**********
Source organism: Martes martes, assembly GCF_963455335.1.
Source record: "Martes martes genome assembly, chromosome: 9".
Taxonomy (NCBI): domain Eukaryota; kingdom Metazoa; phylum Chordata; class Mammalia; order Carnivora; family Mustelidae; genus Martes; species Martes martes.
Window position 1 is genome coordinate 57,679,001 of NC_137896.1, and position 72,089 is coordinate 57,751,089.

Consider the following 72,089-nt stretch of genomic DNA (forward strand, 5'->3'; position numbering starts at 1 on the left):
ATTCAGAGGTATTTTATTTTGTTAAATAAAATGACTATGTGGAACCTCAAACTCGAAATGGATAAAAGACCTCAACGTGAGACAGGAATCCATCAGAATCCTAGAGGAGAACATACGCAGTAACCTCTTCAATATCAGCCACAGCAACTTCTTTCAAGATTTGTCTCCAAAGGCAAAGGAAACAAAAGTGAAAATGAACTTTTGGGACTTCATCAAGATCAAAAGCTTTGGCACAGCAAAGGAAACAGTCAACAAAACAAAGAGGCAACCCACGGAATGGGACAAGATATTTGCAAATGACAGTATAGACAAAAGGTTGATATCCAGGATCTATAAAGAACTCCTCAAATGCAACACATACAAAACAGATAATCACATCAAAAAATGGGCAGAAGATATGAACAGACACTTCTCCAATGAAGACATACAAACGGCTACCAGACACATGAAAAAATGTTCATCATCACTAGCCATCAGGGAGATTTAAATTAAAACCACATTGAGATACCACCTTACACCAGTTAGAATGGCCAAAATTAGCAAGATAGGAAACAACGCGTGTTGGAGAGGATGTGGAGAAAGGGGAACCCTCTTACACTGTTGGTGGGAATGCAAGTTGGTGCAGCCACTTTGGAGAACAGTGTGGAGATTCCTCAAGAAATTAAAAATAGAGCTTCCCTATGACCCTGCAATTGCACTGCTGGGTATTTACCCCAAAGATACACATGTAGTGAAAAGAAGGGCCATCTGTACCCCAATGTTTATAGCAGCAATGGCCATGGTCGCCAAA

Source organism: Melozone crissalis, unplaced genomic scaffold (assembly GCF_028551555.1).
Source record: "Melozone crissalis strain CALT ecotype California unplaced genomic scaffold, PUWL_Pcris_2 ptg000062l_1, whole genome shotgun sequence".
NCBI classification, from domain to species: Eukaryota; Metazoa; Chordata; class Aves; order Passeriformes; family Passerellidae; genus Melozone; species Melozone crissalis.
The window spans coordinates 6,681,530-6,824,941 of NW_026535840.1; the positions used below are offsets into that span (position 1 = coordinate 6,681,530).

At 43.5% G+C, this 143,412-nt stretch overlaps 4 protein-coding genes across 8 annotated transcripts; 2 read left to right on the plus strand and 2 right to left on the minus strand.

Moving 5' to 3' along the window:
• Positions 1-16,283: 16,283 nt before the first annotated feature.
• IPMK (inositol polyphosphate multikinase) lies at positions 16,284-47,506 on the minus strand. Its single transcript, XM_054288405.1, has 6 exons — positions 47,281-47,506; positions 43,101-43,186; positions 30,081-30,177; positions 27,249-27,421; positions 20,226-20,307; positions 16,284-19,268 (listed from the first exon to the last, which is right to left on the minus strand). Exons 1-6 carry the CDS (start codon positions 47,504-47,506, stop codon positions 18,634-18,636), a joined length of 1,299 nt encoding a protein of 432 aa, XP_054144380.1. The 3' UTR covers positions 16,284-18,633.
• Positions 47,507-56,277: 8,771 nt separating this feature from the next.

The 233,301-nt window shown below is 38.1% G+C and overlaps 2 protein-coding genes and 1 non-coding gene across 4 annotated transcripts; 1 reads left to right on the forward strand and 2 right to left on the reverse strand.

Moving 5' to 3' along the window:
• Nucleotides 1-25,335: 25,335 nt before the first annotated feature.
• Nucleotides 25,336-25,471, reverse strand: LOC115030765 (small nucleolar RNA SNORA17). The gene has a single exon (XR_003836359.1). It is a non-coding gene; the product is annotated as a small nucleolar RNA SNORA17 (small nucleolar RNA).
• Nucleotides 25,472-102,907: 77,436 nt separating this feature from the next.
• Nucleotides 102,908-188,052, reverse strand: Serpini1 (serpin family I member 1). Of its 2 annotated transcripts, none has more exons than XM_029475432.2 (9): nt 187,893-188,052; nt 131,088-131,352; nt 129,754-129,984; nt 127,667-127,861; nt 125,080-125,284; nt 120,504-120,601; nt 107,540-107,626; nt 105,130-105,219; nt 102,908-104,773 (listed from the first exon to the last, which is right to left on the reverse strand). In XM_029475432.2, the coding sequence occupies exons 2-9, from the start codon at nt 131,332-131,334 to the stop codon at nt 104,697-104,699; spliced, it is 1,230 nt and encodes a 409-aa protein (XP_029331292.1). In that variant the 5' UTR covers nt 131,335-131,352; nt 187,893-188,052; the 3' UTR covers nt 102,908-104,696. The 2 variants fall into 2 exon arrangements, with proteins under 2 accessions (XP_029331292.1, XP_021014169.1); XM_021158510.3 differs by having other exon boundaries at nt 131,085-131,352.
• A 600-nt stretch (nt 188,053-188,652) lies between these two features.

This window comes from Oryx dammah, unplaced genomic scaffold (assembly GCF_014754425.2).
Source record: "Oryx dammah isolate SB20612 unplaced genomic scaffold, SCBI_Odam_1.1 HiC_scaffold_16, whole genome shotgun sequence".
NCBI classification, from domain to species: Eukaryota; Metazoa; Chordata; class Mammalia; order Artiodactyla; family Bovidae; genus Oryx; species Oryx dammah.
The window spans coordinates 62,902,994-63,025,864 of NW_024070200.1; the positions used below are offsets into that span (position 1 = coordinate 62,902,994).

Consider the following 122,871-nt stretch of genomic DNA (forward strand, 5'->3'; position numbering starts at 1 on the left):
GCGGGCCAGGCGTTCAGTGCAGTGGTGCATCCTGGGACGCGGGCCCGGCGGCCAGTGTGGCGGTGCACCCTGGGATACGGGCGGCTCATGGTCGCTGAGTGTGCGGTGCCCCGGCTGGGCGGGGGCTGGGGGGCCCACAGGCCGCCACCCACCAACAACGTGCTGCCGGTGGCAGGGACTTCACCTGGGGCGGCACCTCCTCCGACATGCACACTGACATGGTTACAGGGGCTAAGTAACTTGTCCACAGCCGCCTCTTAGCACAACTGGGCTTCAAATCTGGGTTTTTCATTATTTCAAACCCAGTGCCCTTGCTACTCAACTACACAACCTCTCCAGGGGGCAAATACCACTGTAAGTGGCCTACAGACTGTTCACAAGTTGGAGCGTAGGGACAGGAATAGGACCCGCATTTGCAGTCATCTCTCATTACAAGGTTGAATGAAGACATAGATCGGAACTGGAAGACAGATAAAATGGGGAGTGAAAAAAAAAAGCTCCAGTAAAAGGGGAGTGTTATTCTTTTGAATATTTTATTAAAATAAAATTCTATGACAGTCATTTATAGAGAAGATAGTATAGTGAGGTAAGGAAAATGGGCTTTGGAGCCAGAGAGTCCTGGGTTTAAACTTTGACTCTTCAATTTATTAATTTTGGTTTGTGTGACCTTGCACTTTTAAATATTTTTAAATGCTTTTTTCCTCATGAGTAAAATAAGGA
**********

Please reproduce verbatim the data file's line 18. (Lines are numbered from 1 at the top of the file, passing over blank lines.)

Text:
• Nucleotides 1-25,335: 25,335 nt before the first annotated feature.